Michael Kamen: The Spirit

Michael Kamen was born in 1948 in New York.  He began piano at a young age, eventually learning oboe, clarinet and guitar.  He studied the oboe at The Juilliard School in New York, and eventually formed his own band: New York Rock & Roll Ensemble.  One of Kamen’s classmates and band members was Mark Snow (born Martin Fulterman), who went on to compose for TV.  The band was a fusion of classical music and rock, featuring instruments mingling on both sides.  They made several albums together starting in 1968.  The group brought the composer/arranger/orchestrator side out of Kamen.  While the band didn’t last for more than a few years, Kamen spread out to other rock work.  In 1974 Kamen became the music director for David Bowie’s Diamond Dogs Tour, in which Kamen also performed.  For Pink Floyd’s 1979 album The Wall, Kamen provided orchestral arrangements for several songs.  He eventually would work with Pink Floyd again on The Final Cut (1983) as keyboardist, arranger, conductor and producer, and provide orchestral arrangements for The Division Bell (1994).

His film work began with The Next Man (1976), and did several films until the end of the 1970s.  But it was in the 1980s that his film career took off.  He hit his stride in this decade, mainly with action films.  In one of the few David Cronenberg films not scored by Howard Shore was The Dead Zone (1983).  Kamen, like so many other composers, found his first director/collaborator with Terry Gilliam for Brazil (1985).  Songwriter Eric Clapton brought Kamen onto the British mini-series Edge of Darkness in 1985, which won them a BAFTA for Original Television Music.  For the fantasy film Highlander (1986), Kamen composed the score with some songs by Queen.  A snippet of the score was later used as music for the New Line Cinema’s logo.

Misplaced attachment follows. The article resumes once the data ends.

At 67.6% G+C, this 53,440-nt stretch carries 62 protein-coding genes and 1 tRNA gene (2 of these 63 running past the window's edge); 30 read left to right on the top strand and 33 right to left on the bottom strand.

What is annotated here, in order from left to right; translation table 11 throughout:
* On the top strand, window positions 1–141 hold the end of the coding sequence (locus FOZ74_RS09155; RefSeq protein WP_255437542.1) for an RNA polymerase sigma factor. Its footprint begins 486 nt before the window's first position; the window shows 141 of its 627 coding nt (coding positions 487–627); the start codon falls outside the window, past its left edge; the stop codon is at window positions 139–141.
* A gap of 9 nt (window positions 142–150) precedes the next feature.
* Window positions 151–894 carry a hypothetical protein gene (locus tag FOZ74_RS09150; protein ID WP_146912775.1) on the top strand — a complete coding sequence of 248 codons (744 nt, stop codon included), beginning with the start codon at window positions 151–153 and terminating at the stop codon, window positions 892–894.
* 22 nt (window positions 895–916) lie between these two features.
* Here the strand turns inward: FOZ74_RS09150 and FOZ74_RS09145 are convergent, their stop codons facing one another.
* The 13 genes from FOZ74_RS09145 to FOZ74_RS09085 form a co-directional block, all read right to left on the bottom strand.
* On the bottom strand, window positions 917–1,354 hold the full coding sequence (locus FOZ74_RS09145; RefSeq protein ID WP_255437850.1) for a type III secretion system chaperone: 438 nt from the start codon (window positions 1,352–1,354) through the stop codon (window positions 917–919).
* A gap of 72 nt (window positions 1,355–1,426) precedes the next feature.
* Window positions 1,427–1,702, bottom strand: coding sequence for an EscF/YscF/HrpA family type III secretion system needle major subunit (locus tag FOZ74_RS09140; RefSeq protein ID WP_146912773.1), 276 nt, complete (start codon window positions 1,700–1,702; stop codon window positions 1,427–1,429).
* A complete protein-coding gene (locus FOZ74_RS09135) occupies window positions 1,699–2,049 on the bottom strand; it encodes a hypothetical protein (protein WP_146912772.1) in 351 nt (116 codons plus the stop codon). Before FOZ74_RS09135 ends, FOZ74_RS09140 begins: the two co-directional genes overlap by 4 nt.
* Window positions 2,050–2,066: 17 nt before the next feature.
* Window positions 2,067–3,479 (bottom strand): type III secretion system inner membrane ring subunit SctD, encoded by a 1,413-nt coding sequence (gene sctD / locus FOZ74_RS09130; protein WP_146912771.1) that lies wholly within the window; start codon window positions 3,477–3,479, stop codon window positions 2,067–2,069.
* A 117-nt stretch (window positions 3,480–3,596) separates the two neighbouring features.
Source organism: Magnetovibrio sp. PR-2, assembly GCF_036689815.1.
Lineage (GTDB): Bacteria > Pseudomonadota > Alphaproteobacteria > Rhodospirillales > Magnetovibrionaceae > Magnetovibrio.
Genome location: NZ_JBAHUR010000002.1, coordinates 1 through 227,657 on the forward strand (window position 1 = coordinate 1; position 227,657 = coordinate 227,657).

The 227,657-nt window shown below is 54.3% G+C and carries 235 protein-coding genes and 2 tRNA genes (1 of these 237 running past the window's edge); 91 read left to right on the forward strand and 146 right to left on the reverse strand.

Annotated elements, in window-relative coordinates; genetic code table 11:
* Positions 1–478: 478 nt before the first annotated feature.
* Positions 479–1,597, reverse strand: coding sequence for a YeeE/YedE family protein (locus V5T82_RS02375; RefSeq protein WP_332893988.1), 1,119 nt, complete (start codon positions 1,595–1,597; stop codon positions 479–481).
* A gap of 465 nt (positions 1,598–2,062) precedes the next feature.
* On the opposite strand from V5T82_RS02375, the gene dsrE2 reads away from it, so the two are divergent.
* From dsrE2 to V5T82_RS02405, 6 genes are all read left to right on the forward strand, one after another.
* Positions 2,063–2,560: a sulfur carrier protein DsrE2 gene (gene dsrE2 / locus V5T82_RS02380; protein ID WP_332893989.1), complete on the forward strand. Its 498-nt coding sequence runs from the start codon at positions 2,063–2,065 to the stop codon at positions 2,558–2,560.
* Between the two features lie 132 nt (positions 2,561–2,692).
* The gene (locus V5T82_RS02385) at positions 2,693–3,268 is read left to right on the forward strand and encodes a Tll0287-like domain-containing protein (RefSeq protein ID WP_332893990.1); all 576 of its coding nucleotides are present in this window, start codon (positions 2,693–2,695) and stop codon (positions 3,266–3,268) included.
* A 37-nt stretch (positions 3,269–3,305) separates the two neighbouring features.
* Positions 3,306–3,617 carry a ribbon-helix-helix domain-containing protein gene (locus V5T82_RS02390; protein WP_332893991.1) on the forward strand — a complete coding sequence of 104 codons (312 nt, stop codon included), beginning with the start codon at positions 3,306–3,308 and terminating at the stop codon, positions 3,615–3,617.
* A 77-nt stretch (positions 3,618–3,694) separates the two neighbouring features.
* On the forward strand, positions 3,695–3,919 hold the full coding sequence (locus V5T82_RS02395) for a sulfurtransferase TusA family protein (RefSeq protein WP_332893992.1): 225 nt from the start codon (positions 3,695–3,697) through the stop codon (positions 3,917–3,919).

Continuing his streak of action hits, Kamen collaborated with director Richard Donner for Lethal Weapon (1987).  The semi-jazz score featured Eric Clapton on guitar and David Sanborn on saxophone.  Just like his old band that mixed classical and rock, Die Hard (1988) incorporated Beethoven Symphony No. 9  into the film score.  That same year he worked with Terry Gilliam again for The Adventures of Baron Munchausen.  While the film was a box office flop, Kamen elevated the movie with a lively and inventive score.  In 1989 he composed for 3 scores that followed his action hits.  First was the crime drama Renegades (1989), his generally unmemorable turn for the Bond film Licence to Kill (1989) and a return to Richard Donner for Lethal Weapon 2 (1989) – which again featured Sanborn and Clapton.

The 1980s provided Kamen with many hits, the 1990s continued in the same fashion.  He wrote some memorable pop songs with nominations and awards joining in.  While director John McTiernan of the original film didn’t direct, Kamen scored Die Hard 2 (1990).  1991 kept Kamen busy with the box office flop Hudson Hawk, The Last Boy Scout and Robin Hood: Prince of ThievesRobin Hood featured the song (Everything I Do) I Do It For You, written by Kamen and performed by Bryan Adams.  The song hit top charts around the world, winning a Grammy and nominated for an Oscar.  The score and song were also nominated.